At his lowest point, David would wake up with fear and dread while thinking about how he could "finish things quickly and painlessly."
"I used to wake up every morning and think about how I could kill myself," he says. "How could I do it without being too painful? How could I do it without making it so bad that if someone found me, it wasn't such a distressing sight? That was going through my head. I used to wake up and didn't want to be here for days, if not weeks at a time.
"I was so emotional and so angry. People say things to people who have mental health issues - like 'look at them, you could be worse' - but for that person to never experience what that person has experienced, and what they are dealing with at that time, it could be the worse they have ever felt.
"Everybody's lowest point is different from others. And people deal with it in different ways. It's hard to speak about mental health and pinpoint what it is. It can be so many different things. I think that it's hard to just put one thing on it and describe how it feels."
In addition to the above statistics, one in 14 people self-harm, and one in 15 people attempt suicide.
"That's the thing with depression. You do these things to make you feel better," he says. "It's like a release for a certain period. Now, it's a daily reminder of what you went through. I don't regret it because it's part of who I am. It's brought me to where I am today.
"I think of those who self-harm; people look at them and ask 'how can you do something like that and put yourself through that pain?' But it's different. You are hurting that bad that the harming is a release, which is not ideal but that's how people deal with things and that's how I dealt with it.
"It's just unfortunate that back then, I never really knew how to express my feelings. How to deal with it. Don't get me wrong, my scars are nothing compared to some people. I just wish others could find a way to deal with their issues other than self-harming.
"It doesn't make them a bad person, though. People shouldn't look at them and say look at the state of you. Everybody deals with things differently. There needs to be more awareness."
As we continue to talk about mental health and normalise the subject, the stigma is slowly disappearing, with more and more people seeking help.
The number of people with common mental health problems went up by 20% between 1993 to 2014 in both men and women, according to Mind, and the percentage of people reporting severe mental health symptoms in any given week rose from 7% in 1993 to over 9% in 2014.
David knows there's a "long, long way to go" but things will improve if we keep on talking about the subject.
"The more we talk about this kind of stuff, and make people aware because it could happen to anyone at any time through one situation or another. Sometimes that's all it takes for someone to take a step back and think, 'you know what, I shouldn't have said that.'
"If we don't speak about it, and keep shying away, the stigma is never going to go away.
"As much as talking about it a lot can bring me down, like the past week, I'm doing it for a reason. To help other people. It's not about me, not about getting attention. I still need to keep going and give people a voice so they can look at someone who has their worst place ever. I've lived it. I've tried to kill myself and it didn't work.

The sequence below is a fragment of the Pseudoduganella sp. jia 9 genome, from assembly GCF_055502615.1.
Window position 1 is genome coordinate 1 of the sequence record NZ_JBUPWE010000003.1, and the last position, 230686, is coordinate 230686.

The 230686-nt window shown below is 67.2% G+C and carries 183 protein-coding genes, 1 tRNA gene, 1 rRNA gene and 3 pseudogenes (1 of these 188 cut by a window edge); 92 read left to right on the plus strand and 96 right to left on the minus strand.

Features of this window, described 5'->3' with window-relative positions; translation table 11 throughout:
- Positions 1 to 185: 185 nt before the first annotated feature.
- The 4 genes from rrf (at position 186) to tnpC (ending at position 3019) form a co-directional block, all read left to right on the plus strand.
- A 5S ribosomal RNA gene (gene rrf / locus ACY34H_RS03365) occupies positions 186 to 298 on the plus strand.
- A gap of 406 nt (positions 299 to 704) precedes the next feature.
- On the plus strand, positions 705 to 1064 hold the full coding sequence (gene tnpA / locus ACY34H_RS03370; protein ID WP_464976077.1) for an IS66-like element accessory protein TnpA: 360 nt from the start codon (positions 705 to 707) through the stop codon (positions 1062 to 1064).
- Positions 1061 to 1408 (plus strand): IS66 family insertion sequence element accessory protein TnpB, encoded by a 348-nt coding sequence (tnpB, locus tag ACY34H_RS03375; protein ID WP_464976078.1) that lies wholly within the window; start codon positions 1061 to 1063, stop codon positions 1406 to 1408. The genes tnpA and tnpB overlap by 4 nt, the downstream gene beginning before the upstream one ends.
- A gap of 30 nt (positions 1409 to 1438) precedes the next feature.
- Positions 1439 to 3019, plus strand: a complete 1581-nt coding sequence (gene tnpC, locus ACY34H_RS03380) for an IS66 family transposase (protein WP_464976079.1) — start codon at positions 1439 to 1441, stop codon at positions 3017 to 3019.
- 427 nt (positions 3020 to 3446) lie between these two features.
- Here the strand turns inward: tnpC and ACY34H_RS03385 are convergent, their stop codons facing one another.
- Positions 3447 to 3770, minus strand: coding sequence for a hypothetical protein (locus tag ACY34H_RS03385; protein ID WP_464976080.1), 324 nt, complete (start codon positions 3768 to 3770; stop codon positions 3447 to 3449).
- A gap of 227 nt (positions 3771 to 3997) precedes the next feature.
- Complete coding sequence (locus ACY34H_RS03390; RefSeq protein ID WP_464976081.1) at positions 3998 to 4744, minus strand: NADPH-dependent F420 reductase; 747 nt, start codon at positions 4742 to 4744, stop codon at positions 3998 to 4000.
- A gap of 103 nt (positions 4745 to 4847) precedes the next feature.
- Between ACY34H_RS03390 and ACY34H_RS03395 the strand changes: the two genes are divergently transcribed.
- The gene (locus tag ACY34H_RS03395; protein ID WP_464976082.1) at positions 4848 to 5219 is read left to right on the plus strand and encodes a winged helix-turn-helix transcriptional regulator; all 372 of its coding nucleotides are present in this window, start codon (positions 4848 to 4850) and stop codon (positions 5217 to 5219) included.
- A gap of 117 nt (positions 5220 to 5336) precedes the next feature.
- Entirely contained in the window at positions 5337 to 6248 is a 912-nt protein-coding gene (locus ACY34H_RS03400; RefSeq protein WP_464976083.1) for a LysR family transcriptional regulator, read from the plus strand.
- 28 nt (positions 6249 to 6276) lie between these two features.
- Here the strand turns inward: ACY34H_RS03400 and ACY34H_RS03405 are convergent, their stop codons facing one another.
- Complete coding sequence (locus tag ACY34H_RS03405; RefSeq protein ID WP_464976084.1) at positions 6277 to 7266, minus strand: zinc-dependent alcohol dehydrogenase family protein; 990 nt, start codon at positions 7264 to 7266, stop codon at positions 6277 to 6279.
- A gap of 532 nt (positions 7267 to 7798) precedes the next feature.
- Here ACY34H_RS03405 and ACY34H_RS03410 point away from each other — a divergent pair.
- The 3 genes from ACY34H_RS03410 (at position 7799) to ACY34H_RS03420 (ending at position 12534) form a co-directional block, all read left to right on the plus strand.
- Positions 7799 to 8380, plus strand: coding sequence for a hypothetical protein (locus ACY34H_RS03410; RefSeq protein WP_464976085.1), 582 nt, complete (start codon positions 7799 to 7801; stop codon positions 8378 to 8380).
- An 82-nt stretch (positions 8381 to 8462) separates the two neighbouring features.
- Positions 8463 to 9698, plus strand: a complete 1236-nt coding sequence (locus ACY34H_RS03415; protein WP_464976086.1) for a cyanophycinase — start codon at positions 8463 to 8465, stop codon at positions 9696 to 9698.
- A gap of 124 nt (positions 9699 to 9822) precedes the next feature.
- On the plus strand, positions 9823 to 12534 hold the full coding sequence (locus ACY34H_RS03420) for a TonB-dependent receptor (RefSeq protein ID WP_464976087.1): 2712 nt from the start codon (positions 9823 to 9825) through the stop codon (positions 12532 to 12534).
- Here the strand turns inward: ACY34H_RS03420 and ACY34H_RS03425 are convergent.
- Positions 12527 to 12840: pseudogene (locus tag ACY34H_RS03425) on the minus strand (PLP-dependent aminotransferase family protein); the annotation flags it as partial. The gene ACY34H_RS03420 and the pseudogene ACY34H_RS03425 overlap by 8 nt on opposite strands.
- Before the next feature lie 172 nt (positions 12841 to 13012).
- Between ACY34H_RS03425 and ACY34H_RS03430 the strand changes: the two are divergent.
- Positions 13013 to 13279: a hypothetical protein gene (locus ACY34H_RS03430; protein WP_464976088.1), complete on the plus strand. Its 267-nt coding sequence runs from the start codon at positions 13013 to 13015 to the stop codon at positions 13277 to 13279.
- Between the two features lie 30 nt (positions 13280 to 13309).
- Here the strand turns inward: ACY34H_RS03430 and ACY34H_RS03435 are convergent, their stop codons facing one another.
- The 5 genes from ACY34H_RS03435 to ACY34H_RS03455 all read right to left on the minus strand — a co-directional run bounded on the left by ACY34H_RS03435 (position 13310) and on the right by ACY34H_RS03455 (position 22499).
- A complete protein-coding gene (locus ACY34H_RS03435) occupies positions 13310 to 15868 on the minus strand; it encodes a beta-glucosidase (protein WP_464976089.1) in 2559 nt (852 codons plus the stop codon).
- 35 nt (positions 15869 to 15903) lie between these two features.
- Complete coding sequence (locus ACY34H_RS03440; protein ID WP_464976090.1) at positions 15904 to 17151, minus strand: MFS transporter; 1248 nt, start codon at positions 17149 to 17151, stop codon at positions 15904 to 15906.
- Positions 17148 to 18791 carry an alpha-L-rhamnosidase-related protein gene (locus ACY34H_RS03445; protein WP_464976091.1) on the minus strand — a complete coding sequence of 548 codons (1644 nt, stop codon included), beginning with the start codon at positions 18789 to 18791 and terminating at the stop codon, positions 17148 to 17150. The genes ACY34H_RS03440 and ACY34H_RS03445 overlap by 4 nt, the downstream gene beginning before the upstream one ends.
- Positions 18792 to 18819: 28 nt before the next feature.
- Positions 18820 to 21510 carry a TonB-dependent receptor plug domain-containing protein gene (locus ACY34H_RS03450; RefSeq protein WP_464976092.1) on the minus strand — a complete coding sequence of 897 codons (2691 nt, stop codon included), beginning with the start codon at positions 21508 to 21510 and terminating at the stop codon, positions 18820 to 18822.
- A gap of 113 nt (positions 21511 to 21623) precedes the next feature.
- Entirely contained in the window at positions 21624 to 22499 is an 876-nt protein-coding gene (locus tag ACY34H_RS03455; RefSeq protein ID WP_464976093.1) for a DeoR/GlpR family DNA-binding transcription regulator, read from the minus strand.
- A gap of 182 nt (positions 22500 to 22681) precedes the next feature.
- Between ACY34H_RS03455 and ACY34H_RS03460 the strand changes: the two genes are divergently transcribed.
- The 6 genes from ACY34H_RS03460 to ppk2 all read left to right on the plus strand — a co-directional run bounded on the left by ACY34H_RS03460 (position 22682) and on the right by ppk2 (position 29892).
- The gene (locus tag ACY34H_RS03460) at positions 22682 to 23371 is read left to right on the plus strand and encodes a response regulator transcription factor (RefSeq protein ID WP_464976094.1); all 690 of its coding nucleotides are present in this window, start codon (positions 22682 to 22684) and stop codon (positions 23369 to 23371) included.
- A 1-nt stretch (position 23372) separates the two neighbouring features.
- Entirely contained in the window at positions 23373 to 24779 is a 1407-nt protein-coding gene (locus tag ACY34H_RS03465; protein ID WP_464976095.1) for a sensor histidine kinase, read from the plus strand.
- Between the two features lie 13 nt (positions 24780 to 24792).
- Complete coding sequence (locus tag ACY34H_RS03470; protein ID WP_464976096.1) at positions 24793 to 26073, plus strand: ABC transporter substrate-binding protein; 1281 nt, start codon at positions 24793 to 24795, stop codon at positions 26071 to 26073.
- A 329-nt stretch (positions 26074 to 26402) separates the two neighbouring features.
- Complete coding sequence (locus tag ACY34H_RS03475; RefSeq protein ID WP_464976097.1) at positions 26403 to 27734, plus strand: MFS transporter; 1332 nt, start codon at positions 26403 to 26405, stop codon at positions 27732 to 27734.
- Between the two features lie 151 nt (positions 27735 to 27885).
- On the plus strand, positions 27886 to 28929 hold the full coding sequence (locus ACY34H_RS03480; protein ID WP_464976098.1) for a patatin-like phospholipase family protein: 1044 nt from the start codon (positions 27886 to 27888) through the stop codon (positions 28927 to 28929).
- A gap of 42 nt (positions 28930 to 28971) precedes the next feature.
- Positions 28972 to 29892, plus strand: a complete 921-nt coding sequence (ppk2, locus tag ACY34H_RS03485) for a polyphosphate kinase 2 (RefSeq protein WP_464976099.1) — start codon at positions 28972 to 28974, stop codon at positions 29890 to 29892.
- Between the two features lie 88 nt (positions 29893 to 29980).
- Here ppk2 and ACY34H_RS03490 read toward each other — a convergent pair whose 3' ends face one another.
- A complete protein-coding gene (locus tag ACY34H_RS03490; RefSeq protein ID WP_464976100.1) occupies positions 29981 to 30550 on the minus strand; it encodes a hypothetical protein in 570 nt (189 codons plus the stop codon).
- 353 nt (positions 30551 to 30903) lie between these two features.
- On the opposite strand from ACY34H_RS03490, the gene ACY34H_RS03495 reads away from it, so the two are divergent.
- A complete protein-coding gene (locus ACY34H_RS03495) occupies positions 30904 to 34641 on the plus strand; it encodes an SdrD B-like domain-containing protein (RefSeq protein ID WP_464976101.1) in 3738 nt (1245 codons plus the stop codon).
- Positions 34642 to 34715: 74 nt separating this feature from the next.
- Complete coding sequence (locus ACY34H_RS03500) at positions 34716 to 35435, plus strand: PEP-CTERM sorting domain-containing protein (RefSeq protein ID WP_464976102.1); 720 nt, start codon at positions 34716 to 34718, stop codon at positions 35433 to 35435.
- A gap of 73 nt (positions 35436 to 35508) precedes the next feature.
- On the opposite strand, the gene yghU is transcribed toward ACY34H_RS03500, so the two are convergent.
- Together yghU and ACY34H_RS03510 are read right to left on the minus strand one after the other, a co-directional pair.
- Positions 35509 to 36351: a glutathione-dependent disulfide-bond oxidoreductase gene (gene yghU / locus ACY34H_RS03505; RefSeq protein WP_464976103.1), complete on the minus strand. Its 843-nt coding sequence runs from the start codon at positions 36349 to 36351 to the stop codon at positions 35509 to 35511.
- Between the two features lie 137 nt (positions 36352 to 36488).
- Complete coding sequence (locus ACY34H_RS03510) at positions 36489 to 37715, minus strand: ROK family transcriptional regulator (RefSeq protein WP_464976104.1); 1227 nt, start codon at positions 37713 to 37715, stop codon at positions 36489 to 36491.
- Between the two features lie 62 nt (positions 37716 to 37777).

"So hopefully people can listen and give them some courage and open up and speak out. And the more we speak about it, the more people feel confident when they are getting down or anxious or worrying about things. It's fine to feel like that. Absolutely.
"It's just when you don't know how to deal with it when things get a bit too much; that you feel that you can't turn to someone because they'll say something like 'get a grip' - all the things that were said to me when I was growing up. It wasn't spoken about back then."
Despite an increase in those speaking out about mental health and getting help, the lack of awareness within football is still worrying.
The situation in Scottish football in particular has raised further concerns. In the lower leagues, players are often handed one-year contracts and, as a result, they can be shown the door after such a short period and may struggle to find work elsewhere.
"You see all the work they are doing with racism but for me, mental health is just as bad," David says. "And there are so many players who are coming out, speaking to the likes of mental health charities. I'm a patron for Back Onside and there have been so many players reach out.
"It shouldn't take these charities to be doing that work. It should be done within clubs.
"It's so difficult," he continues. "It's the same for young boys who are going through youth development. I can't speak right now for what is going on at most clubs, because I don't know, but for me, if things weren't good enough, you'd be shown the door and there isn't a follow-up.
"You haven't got any experience of life out of football. You are left and don't know what to do. Those dreams have been shattered. It happens to 90% of young boys at a higher level. There needs to be more done at that level. Boys can then take that advice later on in life. They need to be looked after more."
There have recently been calls for fresh measures to tackle hate and discrimination, with football clubs, players, athletes and several sporting bodies taking part in a four-day boycott of social media in an attempt to tackle the issue.